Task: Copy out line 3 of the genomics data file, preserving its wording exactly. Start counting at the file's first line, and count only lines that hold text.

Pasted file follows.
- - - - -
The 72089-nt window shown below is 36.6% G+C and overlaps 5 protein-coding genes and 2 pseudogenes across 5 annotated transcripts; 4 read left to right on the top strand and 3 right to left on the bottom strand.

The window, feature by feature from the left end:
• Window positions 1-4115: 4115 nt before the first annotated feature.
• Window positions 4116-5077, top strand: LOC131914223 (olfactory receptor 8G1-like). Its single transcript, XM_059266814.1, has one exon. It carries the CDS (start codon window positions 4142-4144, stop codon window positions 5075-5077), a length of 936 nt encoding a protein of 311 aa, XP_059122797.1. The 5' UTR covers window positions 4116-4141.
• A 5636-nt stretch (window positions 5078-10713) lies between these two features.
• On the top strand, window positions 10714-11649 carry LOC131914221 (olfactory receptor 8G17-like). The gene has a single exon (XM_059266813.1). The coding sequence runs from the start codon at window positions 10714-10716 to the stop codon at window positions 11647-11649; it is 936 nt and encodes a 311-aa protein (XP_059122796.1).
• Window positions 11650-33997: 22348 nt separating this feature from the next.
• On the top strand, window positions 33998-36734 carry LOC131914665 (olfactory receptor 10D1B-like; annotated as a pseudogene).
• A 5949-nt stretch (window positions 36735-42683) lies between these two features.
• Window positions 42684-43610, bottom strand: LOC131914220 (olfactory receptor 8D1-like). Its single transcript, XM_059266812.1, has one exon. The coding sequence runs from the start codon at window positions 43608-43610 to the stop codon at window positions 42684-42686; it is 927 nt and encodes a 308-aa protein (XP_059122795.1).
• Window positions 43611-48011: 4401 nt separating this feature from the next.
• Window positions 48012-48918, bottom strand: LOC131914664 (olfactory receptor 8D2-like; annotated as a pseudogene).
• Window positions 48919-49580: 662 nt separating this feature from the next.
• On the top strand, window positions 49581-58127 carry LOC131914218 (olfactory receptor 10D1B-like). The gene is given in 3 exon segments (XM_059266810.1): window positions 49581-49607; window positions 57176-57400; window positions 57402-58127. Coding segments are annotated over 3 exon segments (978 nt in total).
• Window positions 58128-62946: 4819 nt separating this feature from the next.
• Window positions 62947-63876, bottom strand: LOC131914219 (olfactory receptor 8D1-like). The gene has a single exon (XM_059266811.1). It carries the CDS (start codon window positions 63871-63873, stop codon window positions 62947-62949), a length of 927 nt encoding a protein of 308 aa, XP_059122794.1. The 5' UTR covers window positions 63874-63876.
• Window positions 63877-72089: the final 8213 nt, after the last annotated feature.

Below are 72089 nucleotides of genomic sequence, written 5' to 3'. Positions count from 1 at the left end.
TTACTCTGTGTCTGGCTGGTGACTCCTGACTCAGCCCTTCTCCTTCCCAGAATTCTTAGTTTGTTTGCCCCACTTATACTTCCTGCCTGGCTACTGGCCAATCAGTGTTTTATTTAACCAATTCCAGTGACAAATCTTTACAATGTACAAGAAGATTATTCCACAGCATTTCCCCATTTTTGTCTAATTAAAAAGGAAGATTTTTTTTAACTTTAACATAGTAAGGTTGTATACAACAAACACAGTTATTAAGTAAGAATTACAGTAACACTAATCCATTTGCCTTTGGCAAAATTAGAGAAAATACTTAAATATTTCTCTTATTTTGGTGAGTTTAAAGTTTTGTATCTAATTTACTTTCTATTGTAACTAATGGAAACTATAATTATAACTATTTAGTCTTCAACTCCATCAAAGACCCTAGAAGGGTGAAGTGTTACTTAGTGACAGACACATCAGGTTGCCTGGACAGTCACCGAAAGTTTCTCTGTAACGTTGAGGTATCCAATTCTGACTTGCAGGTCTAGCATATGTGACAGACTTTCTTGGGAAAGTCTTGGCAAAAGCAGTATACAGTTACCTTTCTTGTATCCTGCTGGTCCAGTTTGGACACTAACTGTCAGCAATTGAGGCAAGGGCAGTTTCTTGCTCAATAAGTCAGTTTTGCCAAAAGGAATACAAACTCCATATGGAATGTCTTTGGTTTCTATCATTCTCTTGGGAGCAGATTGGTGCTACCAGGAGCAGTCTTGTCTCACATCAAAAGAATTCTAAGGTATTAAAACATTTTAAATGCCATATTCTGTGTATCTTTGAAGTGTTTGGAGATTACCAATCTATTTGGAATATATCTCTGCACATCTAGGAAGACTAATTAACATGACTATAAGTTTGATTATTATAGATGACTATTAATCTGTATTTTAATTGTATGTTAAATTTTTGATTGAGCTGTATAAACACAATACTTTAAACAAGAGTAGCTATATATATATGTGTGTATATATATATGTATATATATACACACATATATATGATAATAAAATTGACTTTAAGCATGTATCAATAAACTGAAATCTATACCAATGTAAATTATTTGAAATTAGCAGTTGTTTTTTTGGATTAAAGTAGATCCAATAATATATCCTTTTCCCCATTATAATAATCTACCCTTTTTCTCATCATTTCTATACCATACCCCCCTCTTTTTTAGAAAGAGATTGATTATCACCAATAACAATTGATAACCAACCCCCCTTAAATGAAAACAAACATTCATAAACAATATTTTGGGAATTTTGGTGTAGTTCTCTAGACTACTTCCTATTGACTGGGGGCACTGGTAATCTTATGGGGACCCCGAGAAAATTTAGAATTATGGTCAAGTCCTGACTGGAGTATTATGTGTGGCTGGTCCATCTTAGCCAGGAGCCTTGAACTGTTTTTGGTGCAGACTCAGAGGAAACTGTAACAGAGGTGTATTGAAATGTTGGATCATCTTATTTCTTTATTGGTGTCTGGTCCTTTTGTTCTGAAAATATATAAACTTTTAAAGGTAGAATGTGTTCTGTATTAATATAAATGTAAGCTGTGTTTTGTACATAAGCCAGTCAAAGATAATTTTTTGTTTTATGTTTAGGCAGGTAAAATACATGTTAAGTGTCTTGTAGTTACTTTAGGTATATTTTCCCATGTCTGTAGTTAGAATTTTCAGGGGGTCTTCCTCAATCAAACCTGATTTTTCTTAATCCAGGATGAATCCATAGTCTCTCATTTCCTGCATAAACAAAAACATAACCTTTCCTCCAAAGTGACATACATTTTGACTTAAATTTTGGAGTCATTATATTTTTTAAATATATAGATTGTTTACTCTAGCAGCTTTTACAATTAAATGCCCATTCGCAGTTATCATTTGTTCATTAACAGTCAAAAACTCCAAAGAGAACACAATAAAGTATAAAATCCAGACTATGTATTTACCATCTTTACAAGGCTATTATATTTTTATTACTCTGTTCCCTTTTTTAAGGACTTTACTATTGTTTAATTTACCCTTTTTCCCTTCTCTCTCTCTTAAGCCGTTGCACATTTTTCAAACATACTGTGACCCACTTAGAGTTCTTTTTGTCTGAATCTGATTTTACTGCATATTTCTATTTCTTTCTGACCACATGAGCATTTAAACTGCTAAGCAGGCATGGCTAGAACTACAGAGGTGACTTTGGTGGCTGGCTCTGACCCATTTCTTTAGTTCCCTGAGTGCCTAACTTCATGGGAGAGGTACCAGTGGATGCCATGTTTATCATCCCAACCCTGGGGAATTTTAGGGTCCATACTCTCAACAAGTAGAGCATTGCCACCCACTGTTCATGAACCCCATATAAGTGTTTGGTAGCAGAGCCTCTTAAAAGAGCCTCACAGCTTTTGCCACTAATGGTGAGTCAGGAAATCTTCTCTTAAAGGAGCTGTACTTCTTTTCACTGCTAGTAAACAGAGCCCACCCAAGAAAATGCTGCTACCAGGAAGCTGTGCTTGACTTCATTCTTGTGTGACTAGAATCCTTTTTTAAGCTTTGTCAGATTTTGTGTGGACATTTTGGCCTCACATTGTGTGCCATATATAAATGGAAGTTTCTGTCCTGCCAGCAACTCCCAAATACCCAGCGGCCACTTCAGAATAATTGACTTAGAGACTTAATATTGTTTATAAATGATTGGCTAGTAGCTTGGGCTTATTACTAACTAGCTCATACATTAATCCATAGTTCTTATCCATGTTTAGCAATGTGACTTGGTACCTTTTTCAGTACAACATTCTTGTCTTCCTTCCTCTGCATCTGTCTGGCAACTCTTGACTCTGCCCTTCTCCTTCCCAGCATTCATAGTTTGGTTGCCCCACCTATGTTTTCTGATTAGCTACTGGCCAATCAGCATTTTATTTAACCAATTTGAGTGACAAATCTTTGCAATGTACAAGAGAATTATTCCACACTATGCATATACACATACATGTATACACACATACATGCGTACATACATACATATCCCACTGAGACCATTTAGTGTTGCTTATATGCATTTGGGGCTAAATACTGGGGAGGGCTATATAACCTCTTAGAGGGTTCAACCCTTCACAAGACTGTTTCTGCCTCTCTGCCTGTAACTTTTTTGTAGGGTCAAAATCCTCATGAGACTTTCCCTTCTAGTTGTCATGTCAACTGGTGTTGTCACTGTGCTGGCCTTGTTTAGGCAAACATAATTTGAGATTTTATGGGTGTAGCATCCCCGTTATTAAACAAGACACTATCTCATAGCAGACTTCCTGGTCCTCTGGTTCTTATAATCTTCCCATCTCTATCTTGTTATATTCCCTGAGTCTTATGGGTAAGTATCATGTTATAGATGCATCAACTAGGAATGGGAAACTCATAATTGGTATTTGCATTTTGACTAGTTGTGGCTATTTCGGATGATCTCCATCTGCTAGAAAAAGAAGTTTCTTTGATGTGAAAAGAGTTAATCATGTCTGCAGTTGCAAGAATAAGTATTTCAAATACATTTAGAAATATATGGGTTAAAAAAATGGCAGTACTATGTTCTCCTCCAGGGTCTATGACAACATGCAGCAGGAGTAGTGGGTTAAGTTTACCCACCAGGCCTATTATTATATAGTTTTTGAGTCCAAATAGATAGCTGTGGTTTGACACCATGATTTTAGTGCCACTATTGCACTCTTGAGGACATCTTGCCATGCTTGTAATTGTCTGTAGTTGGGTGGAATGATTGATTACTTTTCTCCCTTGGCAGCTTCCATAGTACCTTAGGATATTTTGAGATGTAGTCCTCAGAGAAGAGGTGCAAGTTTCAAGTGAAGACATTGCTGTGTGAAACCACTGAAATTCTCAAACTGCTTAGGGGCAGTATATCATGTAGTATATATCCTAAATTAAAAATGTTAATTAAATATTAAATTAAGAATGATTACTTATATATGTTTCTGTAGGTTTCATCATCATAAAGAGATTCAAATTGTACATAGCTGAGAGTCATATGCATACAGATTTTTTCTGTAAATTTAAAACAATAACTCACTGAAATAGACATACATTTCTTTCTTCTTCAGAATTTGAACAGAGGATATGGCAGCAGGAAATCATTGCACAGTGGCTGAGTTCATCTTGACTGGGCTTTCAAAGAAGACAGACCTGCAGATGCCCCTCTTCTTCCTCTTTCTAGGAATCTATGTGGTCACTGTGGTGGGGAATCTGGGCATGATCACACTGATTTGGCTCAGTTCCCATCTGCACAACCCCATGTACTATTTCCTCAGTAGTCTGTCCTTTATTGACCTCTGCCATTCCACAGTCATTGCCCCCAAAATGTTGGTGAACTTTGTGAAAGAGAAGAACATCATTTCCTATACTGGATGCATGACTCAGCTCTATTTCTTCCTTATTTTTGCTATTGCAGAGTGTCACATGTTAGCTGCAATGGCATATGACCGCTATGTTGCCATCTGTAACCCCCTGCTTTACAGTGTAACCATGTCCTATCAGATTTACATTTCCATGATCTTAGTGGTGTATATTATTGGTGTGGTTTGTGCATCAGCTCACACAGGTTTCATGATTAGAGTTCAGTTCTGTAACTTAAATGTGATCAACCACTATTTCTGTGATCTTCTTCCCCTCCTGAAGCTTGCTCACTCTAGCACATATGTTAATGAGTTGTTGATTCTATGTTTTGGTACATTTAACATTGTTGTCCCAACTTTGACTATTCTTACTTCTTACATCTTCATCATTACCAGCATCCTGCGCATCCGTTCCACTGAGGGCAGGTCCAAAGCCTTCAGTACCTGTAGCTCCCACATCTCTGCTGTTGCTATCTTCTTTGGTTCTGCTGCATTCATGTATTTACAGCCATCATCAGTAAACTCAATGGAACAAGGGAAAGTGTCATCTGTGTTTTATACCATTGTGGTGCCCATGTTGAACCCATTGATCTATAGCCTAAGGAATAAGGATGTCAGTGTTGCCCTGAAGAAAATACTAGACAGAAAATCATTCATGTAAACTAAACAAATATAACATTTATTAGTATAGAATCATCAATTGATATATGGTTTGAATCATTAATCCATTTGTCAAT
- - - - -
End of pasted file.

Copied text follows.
• Window positions 1-4115: 4115 nt before the first annotated feature.